So far, May has shown little appetite to change tack in her strategy to leave the EU.
Critics of Theresa May's plans to leave the European Union stepped up the pressure on the prime minister on Sunday, with one former minister saying her cabinet team should exert its authority to force her to change course.
With less than six months before Brexit day and just days before May heads to Brussels for a summit, former Brexit minister David Davis pressed May to abandon her proposal for leaving the European Union, saying the bloc "has rejected it. The public does not like it. Parliament will not vote for it".
The head of a Northern Irish party that props up her government also raised the stakes, saying it was ready to trigger a so-called no deal Brexit to prevent what it called "the annexation" of the British province by the EU.
So far, May has shown little appetite to change tack in her strategy to leave the EU, pressing her plan and trying to persuade lawmakers in her Conservative Party and in opposition Labour to vote for any deal based on it in parliament.
Davis, who resigned his post in July, criticised the government for accepting "the EU's language on dealing with the Northern Ireland border" last December, said it was now up to senior ministers to use their influence.
"This is one of the most fundamental decisions that government has taken in modern times. It is time for cabinet members to exert their collective authority," wrote Davis, who campaigned for Britain to leave the EU in the 2016 referendum.
"This week the authority of our constitution is on the line," he said in an article in the Sunday Times.
Lobbying of May from all sides of the Brexit debate has increased in recent weeks as London and Brussels edge closer to an agreement on a draft withdrawal treaty to cover the divorce terms, a transition period and a solution for Northern Ireland.
Preventing any return of a hard border between the British province and EU member Ireland has become one of the major obstacles to such an agreement, with Brexit campaigners fearful that a non time-limited backstop will keep Britain inside a customs union with the bloc indefinitely.
May insists any customs arrangement as part of the backstop must be temporary, but the EU has refused to set an end date.
Health minister Matt Hancock suggested the backstop could be temporary without such a date, an argument that may fall flat for some eurosceptic lawmakers who are calling for May to "chuck Chequers", her Brexit plan named after her country residence.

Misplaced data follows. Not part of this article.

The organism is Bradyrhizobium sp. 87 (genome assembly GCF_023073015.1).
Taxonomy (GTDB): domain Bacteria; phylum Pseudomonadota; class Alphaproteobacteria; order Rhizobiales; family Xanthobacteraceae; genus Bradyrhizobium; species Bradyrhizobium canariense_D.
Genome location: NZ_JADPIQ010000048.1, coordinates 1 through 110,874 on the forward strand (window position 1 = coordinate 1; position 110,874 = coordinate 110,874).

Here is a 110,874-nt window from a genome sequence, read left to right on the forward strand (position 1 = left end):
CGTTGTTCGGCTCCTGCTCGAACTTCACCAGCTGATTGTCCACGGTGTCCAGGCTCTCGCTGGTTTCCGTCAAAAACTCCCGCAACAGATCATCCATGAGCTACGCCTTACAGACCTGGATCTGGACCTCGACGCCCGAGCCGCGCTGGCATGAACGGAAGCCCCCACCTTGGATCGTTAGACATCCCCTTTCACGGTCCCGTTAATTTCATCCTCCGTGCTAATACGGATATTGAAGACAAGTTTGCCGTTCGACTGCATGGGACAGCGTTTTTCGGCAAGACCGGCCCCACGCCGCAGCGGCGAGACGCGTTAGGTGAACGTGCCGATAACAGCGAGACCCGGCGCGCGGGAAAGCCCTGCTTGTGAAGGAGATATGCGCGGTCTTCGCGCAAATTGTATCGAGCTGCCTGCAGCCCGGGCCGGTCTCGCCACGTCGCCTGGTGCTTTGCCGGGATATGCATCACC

"There are different ways to ensure that something is time limited. There are different ways of doing that. For instance, you can set conditions at the point at which the arrangements come to an end," he told the BBC.
Even if May reaches agreement with the Brussels on a withdrawal agreement, she will face a struggle to get any deal through parliament and may even find opposition from her Northern Irish partners to other legislation such as the budget.
"I fully appreciate the risks of a 'no deal' but the dangers of a bad deal are worse," Arlene Foster, head of the Democratic Unionist Party, wrote in an article in the Belfast Telegraph.
"This backstop arrangement would not be temporary. It would be the permanent annexation of Northern Ireland away from the rest of the United Kingdom and forever leave us subject to rules made in a place where we have no say."
Eurosceptic lawmakers in her Conservative Party are also concerned about a backstop, fearing it could keep Britain in the EU's sphere of influence possible forever and stop the country from striking new trade deals with the rest of the world.
Davis' words were clearly targeted at several Brexit supporters in May's cabinet of top ministers after there were reports that some were considering their position after being updated on the state of the Brexit talks.
But Iain Duncan Smith, a former Conservative leader and eurosceptic lawmaker, urged caution, saying it was not time to try to bring down the prime minister and replace her with someone else.